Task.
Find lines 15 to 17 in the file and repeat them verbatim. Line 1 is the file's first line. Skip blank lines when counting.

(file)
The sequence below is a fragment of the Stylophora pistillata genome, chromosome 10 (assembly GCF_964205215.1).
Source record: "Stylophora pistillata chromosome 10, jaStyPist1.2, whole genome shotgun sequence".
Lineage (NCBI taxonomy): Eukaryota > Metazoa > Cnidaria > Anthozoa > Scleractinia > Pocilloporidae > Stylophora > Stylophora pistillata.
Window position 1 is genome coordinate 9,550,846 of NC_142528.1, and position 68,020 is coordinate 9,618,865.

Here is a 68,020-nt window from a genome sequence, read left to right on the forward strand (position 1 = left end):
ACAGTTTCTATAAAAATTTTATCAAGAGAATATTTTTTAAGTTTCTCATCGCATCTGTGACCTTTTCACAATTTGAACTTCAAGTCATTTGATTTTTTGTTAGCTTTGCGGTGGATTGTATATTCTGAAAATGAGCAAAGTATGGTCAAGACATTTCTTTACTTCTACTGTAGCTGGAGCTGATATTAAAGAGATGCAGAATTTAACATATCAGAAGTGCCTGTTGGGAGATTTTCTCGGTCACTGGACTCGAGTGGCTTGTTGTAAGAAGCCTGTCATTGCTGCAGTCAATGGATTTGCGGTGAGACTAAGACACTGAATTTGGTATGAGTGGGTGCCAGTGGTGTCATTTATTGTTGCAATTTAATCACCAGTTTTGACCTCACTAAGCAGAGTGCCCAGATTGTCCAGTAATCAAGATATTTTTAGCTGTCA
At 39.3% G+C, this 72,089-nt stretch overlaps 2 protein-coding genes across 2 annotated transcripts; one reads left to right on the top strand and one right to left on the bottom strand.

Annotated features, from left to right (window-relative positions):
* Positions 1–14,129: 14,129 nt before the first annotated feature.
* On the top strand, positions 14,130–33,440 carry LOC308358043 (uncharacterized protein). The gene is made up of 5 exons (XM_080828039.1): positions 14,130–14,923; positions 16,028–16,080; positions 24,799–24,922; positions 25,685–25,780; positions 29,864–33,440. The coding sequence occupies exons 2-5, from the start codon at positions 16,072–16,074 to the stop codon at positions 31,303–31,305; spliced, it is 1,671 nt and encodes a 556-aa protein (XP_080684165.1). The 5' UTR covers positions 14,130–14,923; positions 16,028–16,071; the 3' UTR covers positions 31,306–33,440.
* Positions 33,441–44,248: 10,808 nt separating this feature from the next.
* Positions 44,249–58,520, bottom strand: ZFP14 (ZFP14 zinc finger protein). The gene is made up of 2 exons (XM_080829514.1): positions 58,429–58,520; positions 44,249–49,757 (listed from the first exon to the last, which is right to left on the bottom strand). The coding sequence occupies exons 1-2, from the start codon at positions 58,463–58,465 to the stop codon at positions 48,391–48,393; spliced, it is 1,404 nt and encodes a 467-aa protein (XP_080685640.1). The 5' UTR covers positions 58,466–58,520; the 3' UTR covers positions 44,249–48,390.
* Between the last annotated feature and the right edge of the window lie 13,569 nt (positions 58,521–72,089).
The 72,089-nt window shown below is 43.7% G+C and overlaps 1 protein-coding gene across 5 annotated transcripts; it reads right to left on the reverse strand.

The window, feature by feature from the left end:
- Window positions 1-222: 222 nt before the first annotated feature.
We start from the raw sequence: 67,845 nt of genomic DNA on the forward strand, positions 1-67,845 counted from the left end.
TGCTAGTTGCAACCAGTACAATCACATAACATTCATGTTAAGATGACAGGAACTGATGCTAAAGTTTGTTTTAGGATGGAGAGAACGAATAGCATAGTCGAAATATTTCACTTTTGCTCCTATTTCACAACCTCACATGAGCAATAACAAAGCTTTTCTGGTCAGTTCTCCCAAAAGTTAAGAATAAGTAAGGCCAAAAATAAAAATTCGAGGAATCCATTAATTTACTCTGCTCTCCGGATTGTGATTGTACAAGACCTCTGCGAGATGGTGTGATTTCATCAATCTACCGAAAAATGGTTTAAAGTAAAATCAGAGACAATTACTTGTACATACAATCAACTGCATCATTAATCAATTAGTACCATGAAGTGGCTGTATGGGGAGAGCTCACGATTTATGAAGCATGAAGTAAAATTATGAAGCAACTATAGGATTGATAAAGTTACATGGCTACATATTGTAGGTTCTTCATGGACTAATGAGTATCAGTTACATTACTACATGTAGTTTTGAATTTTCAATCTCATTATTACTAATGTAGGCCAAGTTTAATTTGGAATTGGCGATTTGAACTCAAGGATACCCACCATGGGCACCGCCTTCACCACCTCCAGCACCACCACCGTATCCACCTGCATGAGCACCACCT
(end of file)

The window, feature by feature from the left end:
- Window positions 1-222: 222 nt before the first annotated feature.
We start from the raw sequence: 67,845 nt of genomic DNA on the forward strand, positions 1-67,845 counted from the left end.